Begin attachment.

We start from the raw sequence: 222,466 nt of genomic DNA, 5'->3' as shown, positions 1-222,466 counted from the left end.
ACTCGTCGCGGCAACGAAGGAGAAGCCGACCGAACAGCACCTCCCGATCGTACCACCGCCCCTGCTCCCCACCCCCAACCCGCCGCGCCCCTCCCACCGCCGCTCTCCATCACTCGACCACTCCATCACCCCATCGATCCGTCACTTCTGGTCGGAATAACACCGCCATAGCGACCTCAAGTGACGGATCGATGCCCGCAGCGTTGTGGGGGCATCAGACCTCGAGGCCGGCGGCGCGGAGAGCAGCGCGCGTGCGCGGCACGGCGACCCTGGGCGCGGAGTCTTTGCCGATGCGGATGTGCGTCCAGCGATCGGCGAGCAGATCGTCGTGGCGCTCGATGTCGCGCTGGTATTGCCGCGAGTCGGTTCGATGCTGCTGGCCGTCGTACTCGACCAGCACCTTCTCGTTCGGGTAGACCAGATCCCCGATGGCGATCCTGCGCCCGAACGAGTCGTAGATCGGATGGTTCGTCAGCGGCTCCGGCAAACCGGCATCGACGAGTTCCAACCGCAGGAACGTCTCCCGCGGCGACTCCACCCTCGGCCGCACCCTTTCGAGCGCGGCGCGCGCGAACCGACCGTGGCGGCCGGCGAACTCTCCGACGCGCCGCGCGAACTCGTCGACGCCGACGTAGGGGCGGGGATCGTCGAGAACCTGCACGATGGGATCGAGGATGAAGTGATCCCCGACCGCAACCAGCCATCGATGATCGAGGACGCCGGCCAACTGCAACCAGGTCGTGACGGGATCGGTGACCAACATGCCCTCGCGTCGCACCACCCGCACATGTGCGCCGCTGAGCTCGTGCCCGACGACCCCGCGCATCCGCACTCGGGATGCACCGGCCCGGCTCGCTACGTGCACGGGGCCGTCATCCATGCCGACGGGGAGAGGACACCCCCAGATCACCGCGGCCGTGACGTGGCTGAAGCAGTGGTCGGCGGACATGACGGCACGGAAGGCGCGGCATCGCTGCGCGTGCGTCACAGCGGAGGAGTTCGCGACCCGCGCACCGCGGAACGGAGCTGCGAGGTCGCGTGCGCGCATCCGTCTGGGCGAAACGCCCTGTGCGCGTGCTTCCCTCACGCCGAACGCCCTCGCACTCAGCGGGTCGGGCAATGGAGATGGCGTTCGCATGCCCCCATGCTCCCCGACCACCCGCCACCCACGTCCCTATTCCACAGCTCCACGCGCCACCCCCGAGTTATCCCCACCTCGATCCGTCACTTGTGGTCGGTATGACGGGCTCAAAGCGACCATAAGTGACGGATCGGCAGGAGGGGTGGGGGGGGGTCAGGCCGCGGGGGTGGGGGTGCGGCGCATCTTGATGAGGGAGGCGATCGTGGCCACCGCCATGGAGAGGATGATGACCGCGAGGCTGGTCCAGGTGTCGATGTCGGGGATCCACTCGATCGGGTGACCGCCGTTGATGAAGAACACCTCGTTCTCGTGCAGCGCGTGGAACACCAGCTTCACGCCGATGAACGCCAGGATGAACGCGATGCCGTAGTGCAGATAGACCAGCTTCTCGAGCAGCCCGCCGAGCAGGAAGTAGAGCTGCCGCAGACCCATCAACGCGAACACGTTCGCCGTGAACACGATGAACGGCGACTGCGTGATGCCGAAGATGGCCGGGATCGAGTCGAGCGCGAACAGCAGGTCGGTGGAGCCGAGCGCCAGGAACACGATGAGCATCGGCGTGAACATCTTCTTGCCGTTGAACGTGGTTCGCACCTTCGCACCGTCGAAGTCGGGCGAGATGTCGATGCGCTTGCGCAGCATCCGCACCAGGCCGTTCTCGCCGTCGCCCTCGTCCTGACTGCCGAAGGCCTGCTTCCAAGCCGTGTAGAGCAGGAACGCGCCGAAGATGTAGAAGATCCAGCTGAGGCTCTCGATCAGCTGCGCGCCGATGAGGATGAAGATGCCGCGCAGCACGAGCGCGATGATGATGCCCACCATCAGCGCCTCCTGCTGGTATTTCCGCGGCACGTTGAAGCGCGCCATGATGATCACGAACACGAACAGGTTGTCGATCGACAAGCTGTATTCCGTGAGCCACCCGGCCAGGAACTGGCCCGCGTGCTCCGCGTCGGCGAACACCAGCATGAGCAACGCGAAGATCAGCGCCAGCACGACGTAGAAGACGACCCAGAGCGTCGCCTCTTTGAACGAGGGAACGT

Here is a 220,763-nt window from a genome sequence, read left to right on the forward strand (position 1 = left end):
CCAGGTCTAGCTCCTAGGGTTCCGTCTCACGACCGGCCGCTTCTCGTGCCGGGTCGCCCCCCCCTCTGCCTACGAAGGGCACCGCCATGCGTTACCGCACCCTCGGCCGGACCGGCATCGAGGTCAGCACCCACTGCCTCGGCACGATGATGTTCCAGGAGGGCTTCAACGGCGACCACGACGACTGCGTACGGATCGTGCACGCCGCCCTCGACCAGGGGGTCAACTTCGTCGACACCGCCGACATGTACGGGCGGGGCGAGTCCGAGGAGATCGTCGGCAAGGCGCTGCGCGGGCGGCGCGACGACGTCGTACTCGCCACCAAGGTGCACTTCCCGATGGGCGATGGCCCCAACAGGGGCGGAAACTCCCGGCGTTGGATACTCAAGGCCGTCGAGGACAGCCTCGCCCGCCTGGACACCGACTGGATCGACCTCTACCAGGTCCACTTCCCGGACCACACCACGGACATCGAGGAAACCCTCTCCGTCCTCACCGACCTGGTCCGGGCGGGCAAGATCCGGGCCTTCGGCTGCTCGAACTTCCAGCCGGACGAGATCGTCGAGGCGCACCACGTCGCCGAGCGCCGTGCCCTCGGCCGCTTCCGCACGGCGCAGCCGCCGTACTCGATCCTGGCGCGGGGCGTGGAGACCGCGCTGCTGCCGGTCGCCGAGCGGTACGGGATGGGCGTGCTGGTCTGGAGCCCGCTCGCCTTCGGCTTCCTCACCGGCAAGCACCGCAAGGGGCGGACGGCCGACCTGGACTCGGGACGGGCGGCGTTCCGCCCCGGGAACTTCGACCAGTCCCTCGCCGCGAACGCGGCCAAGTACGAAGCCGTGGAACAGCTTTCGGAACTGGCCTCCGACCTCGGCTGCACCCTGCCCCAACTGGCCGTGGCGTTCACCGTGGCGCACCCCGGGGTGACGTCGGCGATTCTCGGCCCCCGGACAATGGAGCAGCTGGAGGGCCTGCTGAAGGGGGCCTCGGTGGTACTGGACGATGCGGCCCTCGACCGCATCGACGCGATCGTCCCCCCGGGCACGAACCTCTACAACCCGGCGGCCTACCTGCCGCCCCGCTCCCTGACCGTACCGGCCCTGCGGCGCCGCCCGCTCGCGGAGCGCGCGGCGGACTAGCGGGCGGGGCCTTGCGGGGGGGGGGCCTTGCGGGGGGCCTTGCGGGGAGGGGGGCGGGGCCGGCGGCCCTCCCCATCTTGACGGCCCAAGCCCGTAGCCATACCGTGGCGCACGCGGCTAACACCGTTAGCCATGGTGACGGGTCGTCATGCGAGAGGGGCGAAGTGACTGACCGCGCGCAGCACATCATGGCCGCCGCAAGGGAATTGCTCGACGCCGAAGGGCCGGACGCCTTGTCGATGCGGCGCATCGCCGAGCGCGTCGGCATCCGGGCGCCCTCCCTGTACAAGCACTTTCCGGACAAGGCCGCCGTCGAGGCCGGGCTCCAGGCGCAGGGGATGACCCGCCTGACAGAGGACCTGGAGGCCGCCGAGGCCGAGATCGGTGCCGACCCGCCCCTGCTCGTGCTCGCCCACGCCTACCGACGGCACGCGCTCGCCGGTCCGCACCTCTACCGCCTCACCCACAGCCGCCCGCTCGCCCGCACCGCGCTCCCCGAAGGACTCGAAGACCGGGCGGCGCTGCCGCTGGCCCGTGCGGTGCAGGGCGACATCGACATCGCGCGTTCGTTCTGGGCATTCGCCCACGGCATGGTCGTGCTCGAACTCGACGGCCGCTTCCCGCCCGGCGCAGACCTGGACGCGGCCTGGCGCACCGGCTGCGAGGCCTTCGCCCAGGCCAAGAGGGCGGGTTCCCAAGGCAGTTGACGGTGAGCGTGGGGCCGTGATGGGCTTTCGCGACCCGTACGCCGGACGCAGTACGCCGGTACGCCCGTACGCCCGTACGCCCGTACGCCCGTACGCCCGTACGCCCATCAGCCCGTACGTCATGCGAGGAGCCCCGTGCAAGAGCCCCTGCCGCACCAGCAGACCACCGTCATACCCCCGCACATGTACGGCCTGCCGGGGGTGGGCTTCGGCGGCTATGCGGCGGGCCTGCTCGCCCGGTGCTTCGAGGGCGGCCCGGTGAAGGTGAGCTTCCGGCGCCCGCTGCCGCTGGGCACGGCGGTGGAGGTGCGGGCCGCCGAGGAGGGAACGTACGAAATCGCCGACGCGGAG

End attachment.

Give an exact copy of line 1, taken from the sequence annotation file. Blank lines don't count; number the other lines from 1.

We start from the raw sequence: 222,466 nt of genomic DNA, 5'->3' as shown, positions 1-222,466 counted from the left end.